Implementation of proper air breathing engines (ABEs)

DaveS

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Exactly. Why keep reinventing the wheel why can invent it once and share the know-how?
 

Thunder Chicken

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Which is EXACTLY why we need this stuff in the orbiter core! You can't expect every addon dev who wants to do something with non-rocket engines to code all this complicated mess...
  • One person who knows what they are doing should add this into the core so anyone can use it! It doesn't even need to be extremely complicated, a simplified model would work (even though my engineering mind screams "NO" about simplifying stuff).
  • And not just for planes, what about Ingenuity on mars or the mission to Titan that is in the works?
  • Every flight sim in existence has dealt with this; there are even some open-source ones out there. FlightGear, for example. It's free and open source (GPL), maybe we could borrow some code from there or at least see how it is done?
You are both pushing for a complicated mess to go into the core, but then say it doesn't have to be complicated?

Flight sims worth flying have very detailed individual performance models, and they don't use generic propulsion libraries because even common engine types like reciprocating or turboshaft engines have parameters that vary engine-to-engine. Heck, just put a different propeller on the same engine on the same aircraft and you can get wildly different performance.

Do you want a good, detailed, and accurate model, or an cheap, simple, and inaccurate one? Pick one. If you want a detailed model to go into the core, it would still require a lengthy list of parameters that the add-on developer would have to select and tailor for a given aircraft, and so they would need to know quite a lot about the engine. If it is a simple, inaccurate model, the add-on developer won't have control of it and if it doesn't work as desired, they're going to be forced to roll their own anyway.

In Orbiter, in order to do all the torques and such for a propeller-driven aircraft, I couldn't really use the Orbiter propulsion model at all. I had to make a dummy engine to consume propellant to mimic fuel consumption based on throttle setting, but the thrust and torques had to be implemented using AddForces.

Exactly. Why keep reinventing the wheel why can invent it once and share the know-how?

Because it has already been invented, the know-how exists, but it's very complicated?
 

DaveS

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In Orbiter, in order to do all the torques and such for a propeller-driven aircraft, I couldn't really use the Orbiter propulsion model at all. I had to make a dummy engine to consume propellant to mimic fuel consumption based on throttle setting, but the thrust and torques had to be implemented using AddForces.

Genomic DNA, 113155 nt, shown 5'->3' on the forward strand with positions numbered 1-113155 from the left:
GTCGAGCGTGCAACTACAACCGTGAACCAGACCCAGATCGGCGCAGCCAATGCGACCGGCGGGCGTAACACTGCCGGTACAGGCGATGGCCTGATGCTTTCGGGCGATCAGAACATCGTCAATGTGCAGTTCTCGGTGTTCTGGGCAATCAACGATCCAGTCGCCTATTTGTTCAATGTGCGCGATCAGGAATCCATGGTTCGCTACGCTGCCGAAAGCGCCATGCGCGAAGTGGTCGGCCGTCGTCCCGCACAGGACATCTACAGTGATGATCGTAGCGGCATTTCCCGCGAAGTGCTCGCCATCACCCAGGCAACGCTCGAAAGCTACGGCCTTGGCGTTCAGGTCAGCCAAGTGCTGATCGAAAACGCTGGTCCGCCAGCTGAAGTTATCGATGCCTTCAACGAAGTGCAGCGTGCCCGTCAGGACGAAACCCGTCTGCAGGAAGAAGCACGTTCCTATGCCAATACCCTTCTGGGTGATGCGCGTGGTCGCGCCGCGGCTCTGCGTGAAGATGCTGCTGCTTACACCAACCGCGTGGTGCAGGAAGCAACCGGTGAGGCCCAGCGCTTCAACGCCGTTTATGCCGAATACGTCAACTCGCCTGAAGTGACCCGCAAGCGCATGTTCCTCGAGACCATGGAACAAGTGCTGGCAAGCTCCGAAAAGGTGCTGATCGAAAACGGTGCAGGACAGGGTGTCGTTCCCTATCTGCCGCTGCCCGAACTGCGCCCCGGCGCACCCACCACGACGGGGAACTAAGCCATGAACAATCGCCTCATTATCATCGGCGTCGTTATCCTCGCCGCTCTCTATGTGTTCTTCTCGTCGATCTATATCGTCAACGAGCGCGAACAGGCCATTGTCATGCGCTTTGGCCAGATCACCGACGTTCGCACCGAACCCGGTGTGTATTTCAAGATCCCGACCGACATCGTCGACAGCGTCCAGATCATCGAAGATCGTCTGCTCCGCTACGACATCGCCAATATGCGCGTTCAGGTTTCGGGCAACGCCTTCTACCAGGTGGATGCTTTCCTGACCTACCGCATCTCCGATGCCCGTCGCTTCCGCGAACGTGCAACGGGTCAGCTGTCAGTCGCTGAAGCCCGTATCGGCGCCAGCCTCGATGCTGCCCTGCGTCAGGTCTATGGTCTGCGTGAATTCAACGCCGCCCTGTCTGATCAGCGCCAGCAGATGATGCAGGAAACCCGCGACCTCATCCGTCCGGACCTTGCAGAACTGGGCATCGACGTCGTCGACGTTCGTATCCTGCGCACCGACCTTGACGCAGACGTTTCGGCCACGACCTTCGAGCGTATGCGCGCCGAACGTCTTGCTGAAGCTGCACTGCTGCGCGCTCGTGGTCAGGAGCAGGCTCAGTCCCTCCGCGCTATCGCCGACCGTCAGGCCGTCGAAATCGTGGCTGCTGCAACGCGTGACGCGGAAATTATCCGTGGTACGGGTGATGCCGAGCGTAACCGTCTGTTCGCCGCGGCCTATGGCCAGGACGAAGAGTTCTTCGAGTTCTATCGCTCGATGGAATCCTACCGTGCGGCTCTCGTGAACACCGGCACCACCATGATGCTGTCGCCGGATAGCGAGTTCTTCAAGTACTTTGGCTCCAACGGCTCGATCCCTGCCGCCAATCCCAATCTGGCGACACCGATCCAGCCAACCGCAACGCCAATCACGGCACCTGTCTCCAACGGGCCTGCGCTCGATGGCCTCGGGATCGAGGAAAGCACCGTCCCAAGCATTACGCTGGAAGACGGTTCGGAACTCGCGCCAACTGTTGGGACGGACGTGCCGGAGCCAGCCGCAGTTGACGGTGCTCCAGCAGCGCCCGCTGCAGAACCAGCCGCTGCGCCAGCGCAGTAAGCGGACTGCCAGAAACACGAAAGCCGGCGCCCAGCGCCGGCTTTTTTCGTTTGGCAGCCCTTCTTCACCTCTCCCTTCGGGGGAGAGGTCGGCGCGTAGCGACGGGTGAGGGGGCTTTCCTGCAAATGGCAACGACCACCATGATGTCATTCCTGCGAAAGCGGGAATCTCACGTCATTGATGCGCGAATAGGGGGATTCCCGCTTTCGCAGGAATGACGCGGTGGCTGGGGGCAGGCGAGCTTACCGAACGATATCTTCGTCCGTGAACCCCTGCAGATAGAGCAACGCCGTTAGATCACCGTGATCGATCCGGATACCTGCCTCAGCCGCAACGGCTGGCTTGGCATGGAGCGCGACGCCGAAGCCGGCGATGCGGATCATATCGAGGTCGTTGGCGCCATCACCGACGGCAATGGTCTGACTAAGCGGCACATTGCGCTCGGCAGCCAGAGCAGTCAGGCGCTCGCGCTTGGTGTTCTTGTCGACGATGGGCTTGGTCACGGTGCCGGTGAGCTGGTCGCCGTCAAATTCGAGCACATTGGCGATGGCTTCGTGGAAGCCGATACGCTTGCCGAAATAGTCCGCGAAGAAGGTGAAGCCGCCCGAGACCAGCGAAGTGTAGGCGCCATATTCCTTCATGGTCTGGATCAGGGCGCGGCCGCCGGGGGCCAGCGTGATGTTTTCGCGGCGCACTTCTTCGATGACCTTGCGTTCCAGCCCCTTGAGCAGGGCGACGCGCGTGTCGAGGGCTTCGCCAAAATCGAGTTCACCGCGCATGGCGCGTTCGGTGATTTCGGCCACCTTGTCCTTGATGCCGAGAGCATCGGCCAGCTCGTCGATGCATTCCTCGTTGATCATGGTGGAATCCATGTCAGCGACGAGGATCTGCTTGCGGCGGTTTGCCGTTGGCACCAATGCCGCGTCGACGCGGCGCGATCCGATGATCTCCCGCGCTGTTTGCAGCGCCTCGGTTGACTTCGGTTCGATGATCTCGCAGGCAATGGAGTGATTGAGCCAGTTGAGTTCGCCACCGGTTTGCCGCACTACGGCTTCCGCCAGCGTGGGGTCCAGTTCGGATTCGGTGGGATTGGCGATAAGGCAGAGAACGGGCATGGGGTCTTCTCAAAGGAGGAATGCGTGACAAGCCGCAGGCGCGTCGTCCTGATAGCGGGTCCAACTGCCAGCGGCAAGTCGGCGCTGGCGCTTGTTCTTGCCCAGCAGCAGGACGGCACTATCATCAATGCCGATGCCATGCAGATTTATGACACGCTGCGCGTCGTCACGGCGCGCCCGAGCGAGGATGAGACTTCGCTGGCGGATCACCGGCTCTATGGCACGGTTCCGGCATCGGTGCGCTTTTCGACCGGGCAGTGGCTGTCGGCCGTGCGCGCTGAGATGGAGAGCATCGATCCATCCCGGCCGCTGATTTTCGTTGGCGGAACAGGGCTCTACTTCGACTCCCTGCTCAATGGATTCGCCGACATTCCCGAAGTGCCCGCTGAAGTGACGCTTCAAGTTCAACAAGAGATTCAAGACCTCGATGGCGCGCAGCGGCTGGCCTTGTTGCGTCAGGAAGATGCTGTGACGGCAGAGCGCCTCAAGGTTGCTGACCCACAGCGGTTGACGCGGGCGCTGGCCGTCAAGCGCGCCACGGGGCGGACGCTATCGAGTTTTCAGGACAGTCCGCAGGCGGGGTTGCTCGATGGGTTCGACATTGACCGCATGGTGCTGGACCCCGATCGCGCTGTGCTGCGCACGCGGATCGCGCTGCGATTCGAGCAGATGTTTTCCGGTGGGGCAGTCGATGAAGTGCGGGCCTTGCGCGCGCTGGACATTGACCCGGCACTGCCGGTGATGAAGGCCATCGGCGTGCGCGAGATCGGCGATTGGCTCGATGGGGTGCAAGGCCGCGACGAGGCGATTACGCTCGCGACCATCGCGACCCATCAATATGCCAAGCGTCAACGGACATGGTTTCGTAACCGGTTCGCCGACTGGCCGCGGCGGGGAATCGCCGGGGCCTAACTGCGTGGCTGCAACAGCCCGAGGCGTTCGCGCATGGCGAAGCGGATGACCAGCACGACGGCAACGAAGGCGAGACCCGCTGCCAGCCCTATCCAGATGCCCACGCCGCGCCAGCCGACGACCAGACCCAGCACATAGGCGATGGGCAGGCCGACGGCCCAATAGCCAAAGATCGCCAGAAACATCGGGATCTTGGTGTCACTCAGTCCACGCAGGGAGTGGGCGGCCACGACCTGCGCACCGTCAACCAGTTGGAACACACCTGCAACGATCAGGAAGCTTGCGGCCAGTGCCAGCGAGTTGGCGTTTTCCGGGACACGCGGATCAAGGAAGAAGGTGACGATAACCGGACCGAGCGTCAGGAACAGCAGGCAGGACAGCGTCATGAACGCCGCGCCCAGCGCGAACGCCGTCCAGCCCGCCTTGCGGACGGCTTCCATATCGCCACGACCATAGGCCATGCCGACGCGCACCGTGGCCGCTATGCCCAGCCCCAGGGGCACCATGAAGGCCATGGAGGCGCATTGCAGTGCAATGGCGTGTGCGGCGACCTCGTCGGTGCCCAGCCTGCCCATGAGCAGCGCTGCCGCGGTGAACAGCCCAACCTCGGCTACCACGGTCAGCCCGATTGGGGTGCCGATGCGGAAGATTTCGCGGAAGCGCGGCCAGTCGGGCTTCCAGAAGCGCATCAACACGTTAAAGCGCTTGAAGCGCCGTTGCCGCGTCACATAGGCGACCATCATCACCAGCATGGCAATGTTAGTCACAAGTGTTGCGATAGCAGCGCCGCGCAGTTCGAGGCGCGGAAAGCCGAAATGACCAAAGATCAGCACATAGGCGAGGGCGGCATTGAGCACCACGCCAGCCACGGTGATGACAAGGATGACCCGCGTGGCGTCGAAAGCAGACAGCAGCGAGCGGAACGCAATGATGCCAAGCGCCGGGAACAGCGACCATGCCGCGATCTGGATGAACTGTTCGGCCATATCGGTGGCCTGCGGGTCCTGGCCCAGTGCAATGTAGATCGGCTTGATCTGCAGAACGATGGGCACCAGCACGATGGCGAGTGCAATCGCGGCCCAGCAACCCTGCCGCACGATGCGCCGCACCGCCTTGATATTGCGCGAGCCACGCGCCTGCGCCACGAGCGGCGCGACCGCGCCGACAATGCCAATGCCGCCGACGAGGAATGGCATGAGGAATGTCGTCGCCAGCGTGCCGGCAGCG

That was because you had to deal with Orbiter's currently limited implementation. Now that Orbiter is open source, you can get this done right from the beginning. Orbiter should really have different propellant tanks for the fuel and oxidizer. This would enable the simulation from the ground up of proper mixture ratios. It isn't just ABEs that have to worry about mixture ratios, rocket engines do as well. Getting the MR wrong can be catastrophic for a rocket engine and result in vehicle destruction, not really something you see in ABEs.

Currently the Orbiter implementation of engines is very simplistic, it assumes a steady thrust level at all times, when it should be varying, even producing more than 100% indicated. This was seen all the time with the shuttle OMEs when they were burning, it was never steady at 100%.
 

Thunder Chicken

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That was because you had to deal with Orbiter's currently limited implementation. Now that Orbiter is open source, you can get this done right from the beginning. Orbiter should really have different propellant tanks for the fuel and oxidizer. This would enable the simulation from the ground up of proper mixture ratios. It isn't just ABEs that have to worry about mixture ratios, rocket engines do as well. Getting the MR wrong can be catastrophic for a rocket engine and result in vehicle destruction, not really something you see in ABEs.
The problem with the thruster implementation in Orbiter wasn't due to the fuel, it was that an engine with a propeller applies torques as well as linear thrust. The fuel consumption hack was trivial. Unless you want a hellishly complex "generic" engine model that can implement torques, this would still require an add-on.
Currently the Orbiter implementation of engines is very simplistic, it assumes a steady thrust level at all times, when it should be varying, even producing more than 100% indicated. This was seen all the time with the shuttle OMEs when they were burning, it was never steady at 100%.